What's at stake in Hong Kong

Protesters are trying to prevent an extradition law that would send Hong Kong citizens into Chinese courts with a questionable reputation for fairness. 

Athit Perawongmetha/Reuters
A protester holds an umbrella during a demonstration against a proposed extradition bill in Hong Kong, China, June 12, 2019.

In Hong Kong thousands of protesters facing police tear gas, pepper spray, batons, water hoses, and rubber bullets have claimed a small victory for civil rights. The Legislative Council there has agreed for now to stop considering a controversial bill that would allow Hong Kong residents and visitors to be extradited to China for trial.

When Britain agreed to return its former colony to China in 1997 it negotiated a “one country, two systems” arrangement permitting Hong Kong to be a semi-autonomous region that would keep its form of government, including British common law, until 2047. 

But Chinese President Xi Jinping appears eager to shorten that transition and has been consistently pressuring Hong Kong to fall into line with the rest of the country.

China’s legal system is notoriously secretive and often brutal, showing little regard for human rights. Earlier this week a court in New Zealand refused to allow the extradition of a South Korean man wanted by China for the alleged murder of a woman in Shanghai in 2009. The court cited the use of torture in China to obtain confessions.

Hong Kong’s 7 million residents know they have real reason to worry that they could be denied trial in Hong Kong’s relatively well-regarded judicial system and whisked away to the mainland for almost certain conviction.

An earlier protest Sunday brought, by some estimates, a million people into the streets, making it perhaps the largest public demonstration since 1997. Small businesses have closed in protest and unions have urged members to join the resistance.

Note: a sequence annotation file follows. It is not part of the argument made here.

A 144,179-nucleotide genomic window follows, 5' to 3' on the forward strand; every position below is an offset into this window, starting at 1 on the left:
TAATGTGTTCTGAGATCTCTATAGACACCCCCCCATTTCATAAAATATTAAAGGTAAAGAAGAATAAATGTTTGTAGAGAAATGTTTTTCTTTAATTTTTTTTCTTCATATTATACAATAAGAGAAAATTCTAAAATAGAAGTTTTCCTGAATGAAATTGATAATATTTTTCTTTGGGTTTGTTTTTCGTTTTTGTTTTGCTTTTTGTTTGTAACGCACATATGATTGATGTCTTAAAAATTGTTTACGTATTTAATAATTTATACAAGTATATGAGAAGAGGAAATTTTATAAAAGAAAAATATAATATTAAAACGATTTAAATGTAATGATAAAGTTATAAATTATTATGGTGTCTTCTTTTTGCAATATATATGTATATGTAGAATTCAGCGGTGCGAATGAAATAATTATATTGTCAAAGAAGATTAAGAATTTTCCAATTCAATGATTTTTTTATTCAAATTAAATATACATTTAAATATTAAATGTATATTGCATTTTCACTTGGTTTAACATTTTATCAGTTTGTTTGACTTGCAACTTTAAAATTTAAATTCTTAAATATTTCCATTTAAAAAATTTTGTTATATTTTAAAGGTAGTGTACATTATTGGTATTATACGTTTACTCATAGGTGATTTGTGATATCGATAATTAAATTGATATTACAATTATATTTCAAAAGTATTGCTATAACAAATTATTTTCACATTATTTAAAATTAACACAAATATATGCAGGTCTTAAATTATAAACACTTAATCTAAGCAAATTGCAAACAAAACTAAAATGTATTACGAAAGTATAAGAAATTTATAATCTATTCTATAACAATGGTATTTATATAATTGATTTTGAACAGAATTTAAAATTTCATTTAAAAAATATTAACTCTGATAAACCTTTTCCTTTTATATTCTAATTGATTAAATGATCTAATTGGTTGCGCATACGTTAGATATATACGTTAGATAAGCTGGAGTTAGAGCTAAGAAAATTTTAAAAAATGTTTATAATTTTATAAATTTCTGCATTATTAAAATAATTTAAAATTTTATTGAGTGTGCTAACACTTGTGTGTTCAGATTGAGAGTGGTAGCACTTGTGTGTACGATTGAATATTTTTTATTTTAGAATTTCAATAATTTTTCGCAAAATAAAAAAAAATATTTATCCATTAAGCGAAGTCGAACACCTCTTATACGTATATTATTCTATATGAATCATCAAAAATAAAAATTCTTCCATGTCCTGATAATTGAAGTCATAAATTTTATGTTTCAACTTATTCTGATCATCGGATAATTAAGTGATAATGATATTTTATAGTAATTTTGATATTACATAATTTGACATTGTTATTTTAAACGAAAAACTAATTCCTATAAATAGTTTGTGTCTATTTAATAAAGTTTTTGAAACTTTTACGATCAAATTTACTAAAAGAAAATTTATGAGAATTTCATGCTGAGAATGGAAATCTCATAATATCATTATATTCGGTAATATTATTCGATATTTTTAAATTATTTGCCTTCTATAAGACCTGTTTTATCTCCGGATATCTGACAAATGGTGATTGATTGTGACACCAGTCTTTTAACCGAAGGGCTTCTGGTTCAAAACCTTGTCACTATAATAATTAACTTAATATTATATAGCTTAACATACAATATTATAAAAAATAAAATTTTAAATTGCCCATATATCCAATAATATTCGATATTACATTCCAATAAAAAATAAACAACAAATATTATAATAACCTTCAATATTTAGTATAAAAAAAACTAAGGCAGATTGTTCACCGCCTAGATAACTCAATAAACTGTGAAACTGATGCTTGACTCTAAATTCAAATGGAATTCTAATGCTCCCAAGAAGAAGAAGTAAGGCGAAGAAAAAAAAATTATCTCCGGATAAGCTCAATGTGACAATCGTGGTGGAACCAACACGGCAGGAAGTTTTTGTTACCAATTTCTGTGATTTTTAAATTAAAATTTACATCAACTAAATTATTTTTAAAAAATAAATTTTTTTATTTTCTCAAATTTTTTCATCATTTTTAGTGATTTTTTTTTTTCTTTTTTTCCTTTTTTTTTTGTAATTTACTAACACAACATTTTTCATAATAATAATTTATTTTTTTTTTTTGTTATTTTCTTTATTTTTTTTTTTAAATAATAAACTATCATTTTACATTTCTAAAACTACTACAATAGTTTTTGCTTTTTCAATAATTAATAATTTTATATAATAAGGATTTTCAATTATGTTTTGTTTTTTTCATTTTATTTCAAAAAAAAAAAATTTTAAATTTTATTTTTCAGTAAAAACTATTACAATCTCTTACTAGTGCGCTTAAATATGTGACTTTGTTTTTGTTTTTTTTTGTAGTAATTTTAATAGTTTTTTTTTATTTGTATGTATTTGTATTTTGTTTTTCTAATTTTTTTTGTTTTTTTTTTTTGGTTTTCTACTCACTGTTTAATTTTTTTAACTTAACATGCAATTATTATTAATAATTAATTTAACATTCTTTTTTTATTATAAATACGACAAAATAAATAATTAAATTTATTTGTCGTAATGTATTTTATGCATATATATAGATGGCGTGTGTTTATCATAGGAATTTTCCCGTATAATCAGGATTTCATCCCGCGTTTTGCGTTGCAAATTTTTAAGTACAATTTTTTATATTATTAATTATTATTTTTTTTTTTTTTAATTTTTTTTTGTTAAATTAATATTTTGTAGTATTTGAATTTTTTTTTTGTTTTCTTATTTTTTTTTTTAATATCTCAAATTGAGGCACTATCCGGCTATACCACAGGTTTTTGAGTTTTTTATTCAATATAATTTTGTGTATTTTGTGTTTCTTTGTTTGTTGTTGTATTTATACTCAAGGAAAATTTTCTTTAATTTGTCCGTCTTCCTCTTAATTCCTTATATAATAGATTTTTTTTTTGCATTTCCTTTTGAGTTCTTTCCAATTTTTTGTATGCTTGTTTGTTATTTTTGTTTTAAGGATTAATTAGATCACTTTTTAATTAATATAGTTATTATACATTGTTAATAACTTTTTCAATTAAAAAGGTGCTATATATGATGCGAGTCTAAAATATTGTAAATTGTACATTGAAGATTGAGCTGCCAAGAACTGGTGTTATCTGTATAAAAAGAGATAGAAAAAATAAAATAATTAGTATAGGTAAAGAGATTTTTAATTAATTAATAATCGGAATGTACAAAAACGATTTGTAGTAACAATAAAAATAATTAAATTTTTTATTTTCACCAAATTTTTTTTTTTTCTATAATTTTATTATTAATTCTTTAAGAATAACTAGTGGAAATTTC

Protesters realize that this may be their last chance to speak freely if the extradition law goes into effect. “We have to stand up for our rights or they will be taken away,” one young protester told The Associated Press. “This is the last fight for Hong Kong,” a pioneering democracy activist told The Wall Street Journal. “The proposal is the most dangerous threat to our freedoms and way of life since the handover.”

Hong Kong residents have protested before. In 2003 Hong Kong’s leadership introduced a security bill similar to one used in China to charge political dissidents with crimes. Street protests eventually caused the proposal to not be enacted. In 2014 a protest known by some as the Umbrella Revolution (marked by the yellow umbrellas protesters used to protect themselves from police pepper spray) continued for more than two months but ultimately didn’t stop a new requirement that Hong Kong’s chief executive, while popularly elected, must be a candidate approved by Beijing.

The size of the current protest and determination of the protesters may have surprised authorities and seem to have temporarily stopped the extradition measure from becoming law. The protest is also highlighting to the world the low esteem in which China’s judicial system is held.

China may ban any public mention of its Tiananmen Square protests 30 years ago. But Hong Kong is showing that the desire for basic civil liberties still lives on.

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